Wednesday, November 27, 2013

I found something sacred, something sacred I’d lost

The first sign this Hofstra basketball thing might be more than an activity to merely pass time on campus between baseball seasons appeared on Dec. 18, 1993.

It was the first Saturday following my first semester and I was back home in Connecticut. I should have been doing what any 20-year-old was doing upon returning home from college—it’s been a long time since I was 20 years old, but I assumed it involved nursing a hangover suffered the night before, when I partook in copious amounts of underage drinking while yelling “THIS IS HOW WE DO IT IN THE 11550!”—but instead I was perched in the living room watching MSG, which was broadcasting the Hofstra-Manhattan game from Nassau Coliseum.

The game, which was part of the ECAC Challenge, unfolded like most Hofstra games that year—the Flying Dutchmen lost 75-59 in front of a crowd that could generously be called sparse—but my Dad called from the gym during a second half rally by Hofstra, the details of which I breathlessly recited to him.

It was the first time I realized that my default setting for Hofstra basketball was unbridled optimism. It didn’t matter that the Dutchmen were on the fringes of Division I and in a five-way tie with the remainder of the East Coast Conference—a league that I may or may not have concocted entirely inside my head—as the least likely team in the country to reach the NCAA Tournament, never mind win it. When the Dutchmen went on a run, I believed anything was possible.

“You sound excited,” Dad said, and I was. I mean, here I was in Connecticut, two hours from Hofstra, watching the Flying Dutchmen play IN an actual tournament, AT Nassau Coliseum, ON the Madison Square Garden network!

I was 20 years old, I was new to Long Island and I was absolutely sure nothing got bigger than playing in an arena that houses a professional sports team and on a network that airs games played by professional sports teams.

Two decades later, that wonder and innocence has been replaced by realistic cynicism.

Nassau Coliseum is a dump that cannot be torn down and replaced soon enough. Its professional sports tenant, the Islanders, were seven months removed from a trip to the conference finals in December 1993. They are now 20 years removed from their last postseason series win.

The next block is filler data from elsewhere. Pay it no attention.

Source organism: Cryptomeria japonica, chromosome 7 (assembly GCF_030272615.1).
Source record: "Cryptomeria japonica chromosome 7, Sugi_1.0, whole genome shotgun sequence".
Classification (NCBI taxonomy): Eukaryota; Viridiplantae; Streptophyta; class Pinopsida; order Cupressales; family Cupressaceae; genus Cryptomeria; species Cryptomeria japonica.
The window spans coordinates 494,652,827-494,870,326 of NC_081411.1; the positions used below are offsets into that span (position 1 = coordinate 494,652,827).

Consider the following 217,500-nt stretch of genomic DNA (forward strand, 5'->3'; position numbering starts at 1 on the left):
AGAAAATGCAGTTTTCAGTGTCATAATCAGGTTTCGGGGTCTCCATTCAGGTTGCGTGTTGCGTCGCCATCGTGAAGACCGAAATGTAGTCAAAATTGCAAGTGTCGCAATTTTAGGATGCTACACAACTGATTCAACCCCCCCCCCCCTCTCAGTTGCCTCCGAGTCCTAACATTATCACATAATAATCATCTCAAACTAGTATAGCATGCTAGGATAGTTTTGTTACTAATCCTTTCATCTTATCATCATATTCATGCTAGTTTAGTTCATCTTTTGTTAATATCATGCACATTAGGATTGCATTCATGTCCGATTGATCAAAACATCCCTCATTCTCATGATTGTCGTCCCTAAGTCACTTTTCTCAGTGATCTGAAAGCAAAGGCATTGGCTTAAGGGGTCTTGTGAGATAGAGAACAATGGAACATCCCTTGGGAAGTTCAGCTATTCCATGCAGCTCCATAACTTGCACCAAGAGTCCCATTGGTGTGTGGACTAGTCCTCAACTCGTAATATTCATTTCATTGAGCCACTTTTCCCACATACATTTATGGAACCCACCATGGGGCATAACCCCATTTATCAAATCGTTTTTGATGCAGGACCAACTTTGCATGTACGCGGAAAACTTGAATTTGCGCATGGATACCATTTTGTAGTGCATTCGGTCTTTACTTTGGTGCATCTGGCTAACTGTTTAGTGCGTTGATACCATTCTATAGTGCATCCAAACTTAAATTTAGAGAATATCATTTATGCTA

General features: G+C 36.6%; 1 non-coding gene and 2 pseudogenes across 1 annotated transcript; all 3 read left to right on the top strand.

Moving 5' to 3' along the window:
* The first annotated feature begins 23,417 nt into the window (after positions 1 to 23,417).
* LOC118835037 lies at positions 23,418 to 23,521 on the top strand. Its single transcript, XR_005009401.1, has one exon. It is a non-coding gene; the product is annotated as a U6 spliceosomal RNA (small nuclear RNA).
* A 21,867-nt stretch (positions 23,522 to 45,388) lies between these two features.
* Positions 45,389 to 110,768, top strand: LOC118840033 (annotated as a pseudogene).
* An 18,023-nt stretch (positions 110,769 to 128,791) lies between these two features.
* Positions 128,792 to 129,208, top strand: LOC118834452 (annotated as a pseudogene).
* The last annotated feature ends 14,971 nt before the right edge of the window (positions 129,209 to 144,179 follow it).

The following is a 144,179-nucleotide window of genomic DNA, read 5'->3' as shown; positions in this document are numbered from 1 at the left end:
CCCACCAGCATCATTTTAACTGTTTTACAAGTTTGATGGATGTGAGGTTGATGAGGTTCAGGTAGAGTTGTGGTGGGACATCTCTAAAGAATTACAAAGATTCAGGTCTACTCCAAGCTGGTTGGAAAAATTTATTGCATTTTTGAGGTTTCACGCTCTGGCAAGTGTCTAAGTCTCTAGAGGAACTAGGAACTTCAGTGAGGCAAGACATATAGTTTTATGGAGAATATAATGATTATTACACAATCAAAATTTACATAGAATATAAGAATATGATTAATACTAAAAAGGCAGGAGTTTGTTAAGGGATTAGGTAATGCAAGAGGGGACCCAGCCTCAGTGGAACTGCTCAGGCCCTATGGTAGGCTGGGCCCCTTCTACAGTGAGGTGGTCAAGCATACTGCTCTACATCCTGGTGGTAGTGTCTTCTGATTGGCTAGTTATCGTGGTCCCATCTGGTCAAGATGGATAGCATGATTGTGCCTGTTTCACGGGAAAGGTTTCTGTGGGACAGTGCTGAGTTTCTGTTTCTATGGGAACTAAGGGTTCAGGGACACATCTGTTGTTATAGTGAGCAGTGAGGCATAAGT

Hofstra no longer needs the ECAC’s assistance to fill out its non-conference schedule, which usually includes neutral site games that involve traveling out of state instead of across the street. And nobody gets excited about being on TV anymore, not with an alphabet soup of regional sports networks all searching for inventory and every non-televised game available for viewing online.

In 1993, I was in the midst of that wonderfully youthful, naïve and impossible-to-replicate part of life in which you root for student-athletes who are also your peers. We laughed upon seeing them at the bar or hearing about their foibles that wormed their way through the pre-social media grapevine, which is what happens when we are all of the age in which we are not fully appreciative of the opportunities we have been afforded and proud of getting away with stuff we probably shouldn’t be doing.

You start pushing 40 and you start wishing everyone was like Charles Jenkins, who became the best player in school history and still appreciated the privileges of college in a way you wish you could have emulated.

And when you realize that the guys wearing the Hofstra uniforms are half your age and doing stuff that’s 100,000 times as dumb as the stuff you and your peers did as collegians, well, you start to think about what Long Islander Jerry Seinfeld—a best-selling author 20 years ago this fall—said about rooting for laundry and wondering if there’s a better outlet for your passion.

That’s where I was last March, when the depleted Dutchmen concluded one of the worst seasons any Hofstra program has ever endured. When Mo Cassara was fired 13 days after the CAA Tournament loss to Delaware and replaced 19 days later by Joe Mihalich, I didn’t join the chorus of those looking to a brighter future, even though Mihalich immediately struck me as a good choice who, much like his predecessors, would “get” Hofstra.

Initially, my silence—or, as a good friend whose passion for Hofstra sports extends even further back than 1993 put it, my “disengagement”—was out of respect for Cassara. I know what it feels like to be fired after imperfectly trying to make the best out of an imperfect dream job, as well as the loneliness of being on the outside looking in at former co-workers and friends in the industry all moving on without me. It stung, and I wasn’t going to contribute to those feelings for Cassara, even in an unintentional manner.

Days turned into weeks turned into months and took with it the proper period of radio silence. Yet I remained disengaged. Mihalich brought aboard Speedy Claxton as an assistant coach and signed a bunch of promising recruits, including five transfers. And my response – offered not entirely in jest – was that at least Hofstra didn’t screw it up with Speedy and I didn’t want anything to do ever again with transfers.